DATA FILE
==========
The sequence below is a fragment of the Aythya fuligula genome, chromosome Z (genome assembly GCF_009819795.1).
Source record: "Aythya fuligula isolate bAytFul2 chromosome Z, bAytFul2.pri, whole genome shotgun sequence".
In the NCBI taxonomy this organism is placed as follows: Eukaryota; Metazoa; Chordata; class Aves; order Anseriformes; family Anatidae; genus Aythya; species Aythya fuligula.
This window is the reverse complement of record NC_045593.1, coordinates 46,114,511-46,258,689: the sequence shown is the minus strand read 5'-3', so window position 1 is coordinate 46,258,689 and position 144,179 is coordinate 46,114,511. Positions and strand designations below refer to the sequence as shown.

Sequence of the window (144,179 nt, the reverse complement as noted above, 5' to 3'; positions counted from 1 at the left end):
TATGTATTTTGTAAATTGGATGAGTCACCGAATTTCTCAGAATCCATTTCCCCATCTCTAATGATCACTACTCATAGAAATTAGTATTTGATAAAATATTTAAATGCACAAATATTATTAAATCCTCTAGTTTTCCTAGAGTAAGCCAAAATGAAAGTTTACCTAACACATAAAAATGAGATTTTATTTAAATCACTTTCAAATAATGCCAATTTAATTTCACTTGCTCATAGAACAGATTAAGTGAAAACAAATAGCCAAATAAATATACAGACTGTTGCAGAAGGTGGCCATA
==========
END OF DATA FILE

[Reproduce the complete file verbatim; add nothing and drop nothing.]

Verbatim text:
The sequence below is a fragment of the Aythya fuligula genome, chromosome Z (genome assembly GCF_009819795.1).
Source record: "Aythya fuligula isolate bAytFul2 chromosome Z, bAytFul2.pri, whole genome shotgun sequence".
In the NCBI taxonomy this organism is placed as follows: Eukaryota; Metazoa; Chordata; class Aves; order Anseriformes; family Anatidae; genus Aythya; species Aythya fuligula.
This window is the reverse complement of record NC_045593.1, coordinates 46,114,511-46,258,689: the sequence shown is the minus strand read 5'-3', so window position 1 is coordinate 46,258,689 and position 144,179 is coordinate 46,114,511. Positions and strand designations below refer to the sequence as shown.

Sequence of the window (144,179 nt, the reverse complement as noted above, 5' to 3'; positions counted from 1 at the left end):
TATGTATTTTGTAAATTGGATGAGTCACCGAATTTCTCAGAATCCATTTCCCCATCTCTAATGATCACTACTCATAGAAATTAGTATTTGATAAAATATTTAAATGCACAAATATTATTAAATCCTCTAGTTTTCCTAGAGTAAGCCAAAATGAAAGTTTACCTAACACATAAAAATGAGATTTTATTTAAATCACTTTCAAATAATGCCAATTTAATTTCACTTGCTCATAGAACAGATTAAGTGAAAACAAATAGCCAAATAAATATACAGACTGTTGCAGAAGGTGGCCATA